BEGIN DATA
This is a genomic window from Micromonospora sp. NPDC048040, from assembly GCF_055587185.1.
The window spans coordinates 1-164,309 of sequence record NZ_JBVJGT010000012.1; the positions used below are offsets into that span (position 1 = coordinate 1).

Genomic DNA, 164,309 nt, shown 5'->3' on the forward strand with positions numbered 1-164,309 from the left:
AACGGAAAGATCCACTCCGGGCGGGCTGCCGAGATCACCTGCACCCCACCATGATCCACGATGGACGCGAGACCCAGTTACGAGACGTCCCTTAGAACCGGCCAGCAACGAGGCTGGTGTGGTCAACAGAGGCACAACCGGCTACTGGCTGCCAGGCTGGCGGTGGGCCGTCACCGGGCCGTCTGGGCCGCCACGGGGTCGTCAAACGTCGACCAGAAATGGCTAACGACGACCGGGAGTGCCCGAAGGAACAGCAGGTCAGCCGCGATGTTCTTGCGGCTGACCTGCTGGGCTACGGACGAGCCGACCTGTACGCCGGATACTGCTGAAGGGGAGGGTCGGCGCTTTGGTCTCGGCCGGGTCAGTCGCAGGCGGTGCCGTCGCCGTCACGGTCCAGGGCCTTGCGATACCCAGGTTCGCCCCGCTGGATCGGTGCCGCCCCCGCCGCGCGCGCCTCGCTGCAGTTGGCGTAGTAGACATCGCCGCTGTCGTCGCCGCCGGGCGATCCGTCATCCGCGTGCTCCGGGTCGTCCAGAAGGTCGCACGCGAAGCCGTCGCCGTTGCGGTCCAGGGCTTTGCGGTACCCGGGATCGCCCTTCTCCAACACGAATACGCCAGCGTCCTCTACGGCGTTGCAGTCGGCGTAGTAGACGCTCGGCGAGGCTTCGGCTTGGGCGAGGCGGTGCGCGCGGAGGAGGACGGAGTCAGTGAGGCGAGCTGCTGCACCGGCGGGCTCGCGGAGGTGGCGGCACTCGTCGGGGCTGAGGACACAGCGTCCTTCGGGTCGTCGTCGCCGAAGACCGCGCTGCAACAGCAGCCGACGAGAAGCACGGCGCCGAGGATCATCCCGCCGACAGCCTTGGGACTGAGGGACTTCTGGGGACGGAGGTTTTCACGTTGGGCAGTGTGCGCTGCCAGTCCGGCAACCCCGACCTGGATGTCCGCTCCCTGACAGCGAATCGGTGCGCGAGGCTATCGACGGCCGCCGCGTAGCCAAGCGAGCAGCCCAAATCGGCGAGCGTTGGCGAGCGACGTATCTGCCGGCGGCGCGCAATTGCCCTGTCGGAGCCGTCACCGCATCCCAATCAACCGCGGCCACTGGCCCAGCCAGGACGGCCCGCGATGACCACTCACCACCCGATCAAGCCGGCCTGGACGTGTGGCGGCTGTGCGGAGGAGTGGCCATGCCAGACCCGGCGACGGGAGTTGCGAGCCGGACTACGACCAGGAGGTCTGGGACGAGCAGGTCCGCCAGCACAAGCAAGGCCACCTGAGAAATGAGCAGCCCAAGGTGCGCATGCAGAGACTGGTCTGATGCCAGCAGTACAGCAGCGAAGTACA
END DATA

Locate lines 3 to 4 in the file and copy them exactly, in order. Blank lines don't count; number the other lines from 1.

Genomic DNA, 164,309 nt, shown 5'->3' on the forward strand with positions numbered 1-164,309 from the left:
AACGGAAAGATCCACTCCGGGCGGGCTGCCGAGATCACCTGCACCCCACCATGATCCACGATGGACGCGAGACCCAGTTACGAGACGTCCCTTAGAACCGGCCAGCAACGAGGCTGGTGTGGTCAACAGAGGCACAACCGGCTACTGGCTGCCAGGCTGGCGGTGGGCCGTCACCGGGCCGTCTGGGCCGCCACGGGGTCGTCAAACGTCGACCAGAAATGGCTAACGACGACCGGGAGTGCCCGAAGGAACAGCAGGTCAGCCGCGATGTTCTTGCGGCTGACCTGCTGGGCTACGGACGAGCCGACCTGTACGCCGGATACTGCTGAAGGGGAGGGTCGGCGCTTTGGTCTCGGCCGGGTCAGTCGCAGGCGGTGCCGTCGCCGTCACGGTCCAGGGCCTTGCGATACCCAGGTTCGCCCCGCTGGATCGGTGCCGCCCCCGCCGCGCGCGCCTCGCTGCAGTTGGCGTAGTAGACATCGCCGCTGTCGTCGCCGCCGGGCGATCCGTCATCCGCGTGCTCCGGGTCGTCCAGAAGGTCGCACGCGAAGCCGTCGCCGTTGCGGTCCAGGGCTTTGCGGTACCCGGGATCGCCCTTCTCCAACACGAATACGCCAGCGTCCTCTACGGCGTTGCAGTCGGCGTAGTAGACGCTCGGCGAGGCTTCGGCTTGGGCGAGGCGGTGCGCGCGGAGGAGGACGGAGTCAGTGAGGCGAGCTGCTGCACCGGCGGGCTCGCGGAGGTGGCGGCACTCGTCGGGGCTGAGGACACAGCGTCCTTCGGGTCGTCGTCGCCGAAGACCGCGCTGCAACAGCAGCCGACGAGAAGCACGGCGCCGAGGATCATCCCGCCGACAGCCTTGGGACTGAGGGACTTCTGGGGACGGAGGTTTTCACGTTGGGCAGTGTGCGCTGCCAGTCCGGCAACCCCGACCTGGATGTCCGCTCCCTGACAGCGAATCGGTGCGCGAGGCTATCGACGGCCGCCGCGTAGCCAAGCGAGCAGCCCAAATCGGCGAGCGTTGGCGAGCGACGTATCTGCCGGCGGCGCGCAATTGCCCTGTCGGAGCCGTCACCGCATCCCAATCAACCGCGGCCACTGGCCCAGCCAGGACGGCCCGCGATGACCACTCACCACCCGATCAAGCCGGCCTGGACGTGTGGCGGCTGTGCGGAGGAGTGGCCATGCCAGACCCGGCGACGGGAGTTGCGAGCCGGACTACGACCAGGAGGTCTGGGACGAGCAGGTCCGCCAGCACAAGCAAGGCCACCTGAGAAATGAGCAGCCCAAGGTGCGCATGCAGAGACTGGTCTGATGCCAGCAGTACAGCAGCGAAGTACA